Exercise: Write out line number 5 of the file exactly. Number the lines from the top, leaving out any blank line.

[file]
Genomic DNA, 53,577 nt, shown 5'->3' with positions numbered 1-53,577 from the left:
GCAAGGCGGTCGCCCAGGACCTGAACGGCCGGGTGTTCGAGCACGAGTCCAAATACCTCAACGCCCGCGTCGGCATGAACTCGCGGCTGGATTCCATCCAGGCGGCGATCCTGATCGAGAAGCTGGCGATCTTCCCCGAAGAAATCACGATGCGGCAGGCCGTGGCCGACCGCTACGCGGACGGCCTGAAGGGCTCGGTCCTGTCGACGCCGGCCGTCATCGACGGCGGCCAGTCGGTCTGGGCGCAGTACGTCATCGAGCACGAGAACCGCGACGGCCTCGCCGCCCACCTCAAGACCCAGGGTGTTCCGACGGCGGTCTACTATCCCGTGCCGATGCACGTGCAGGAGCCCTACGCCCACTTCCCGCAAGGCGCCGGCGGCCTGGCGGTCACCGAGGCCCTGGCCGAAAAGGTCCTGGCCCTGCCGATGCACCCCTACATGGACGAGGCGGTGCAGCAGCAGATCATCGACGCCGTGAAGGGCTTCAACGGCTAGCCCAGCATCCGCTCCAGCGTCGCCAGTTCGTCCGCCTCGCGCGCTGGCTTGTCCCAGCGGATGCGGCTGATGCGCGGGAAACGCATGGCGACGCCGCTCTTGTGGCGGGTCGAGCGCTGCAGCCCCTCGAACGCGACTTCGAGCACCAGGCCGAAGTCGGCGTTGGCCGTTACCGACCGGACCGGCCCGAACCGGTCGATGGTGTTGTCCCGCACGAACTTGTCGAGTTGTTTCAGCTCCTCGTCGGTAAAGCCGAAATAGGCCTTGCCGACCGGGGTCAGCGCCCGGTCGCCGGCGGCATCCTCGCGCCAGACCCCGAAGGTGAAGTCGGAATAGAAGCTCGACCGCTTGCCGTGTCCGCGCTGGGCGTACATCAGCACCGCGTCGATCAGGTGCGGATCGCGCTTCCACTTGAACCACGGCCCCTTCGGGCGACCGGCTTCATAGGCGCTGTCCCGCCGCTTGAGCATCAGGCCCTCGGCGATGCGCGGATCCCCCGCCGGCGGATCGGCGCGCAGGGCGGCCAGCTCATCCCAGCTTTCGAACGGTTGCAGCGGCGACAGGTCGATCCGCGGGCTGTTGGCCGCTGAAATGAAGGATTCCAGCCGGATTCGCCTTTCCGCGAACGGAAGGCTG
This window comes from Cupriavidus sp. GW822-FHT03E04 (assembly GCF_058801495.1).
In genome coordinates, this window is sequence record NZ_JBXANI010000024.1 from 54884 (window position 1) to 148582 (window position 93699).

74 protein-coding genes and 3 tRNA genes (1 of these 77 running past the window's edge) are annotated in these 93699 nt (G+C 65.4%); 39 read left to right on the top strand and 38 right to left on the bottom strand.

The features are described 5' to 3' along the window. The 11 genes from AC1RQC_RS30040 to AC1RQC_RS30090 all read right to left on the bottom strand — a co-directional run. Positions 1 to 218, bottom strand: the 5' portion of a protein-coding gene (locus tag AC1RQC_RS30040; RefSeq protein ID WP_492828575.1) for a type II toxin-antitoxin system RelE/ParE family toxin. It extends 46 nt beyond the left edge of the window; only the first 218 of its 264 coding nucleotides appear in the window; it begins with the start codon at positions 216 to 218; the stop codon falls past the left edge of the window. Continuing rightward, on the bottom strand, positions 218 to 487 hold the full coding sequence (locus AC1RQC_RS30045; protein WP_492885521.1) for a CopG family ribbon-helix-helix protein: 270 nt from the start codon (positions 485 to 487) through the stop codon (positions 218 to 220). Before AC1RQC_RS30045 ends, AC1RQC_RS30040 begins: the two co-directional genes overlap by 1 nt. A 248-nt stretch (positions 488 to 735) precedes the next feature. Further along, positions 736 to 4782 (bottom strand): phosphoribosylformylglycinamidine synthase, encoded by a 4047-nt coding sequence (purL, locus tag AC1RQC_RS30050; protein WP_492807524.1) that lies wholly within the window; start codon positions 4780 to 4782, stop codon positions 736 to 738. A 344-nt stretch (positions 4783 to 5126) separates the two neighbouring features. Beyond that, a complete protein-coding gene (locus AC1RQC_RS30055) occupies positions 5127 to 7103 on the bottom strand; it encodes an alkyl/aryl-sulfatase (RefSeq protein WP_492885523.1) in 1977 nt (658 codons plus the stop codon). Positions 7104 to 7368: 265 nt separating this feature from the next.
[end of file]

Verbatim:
74 protein-coding genes and 3 tRNA genes (1 of these 77 running past the window's edge) are annotated in these 93699 nt (G+C 65.4%); 39 read left to right on the top strand and 38 right to left on the bottom strand.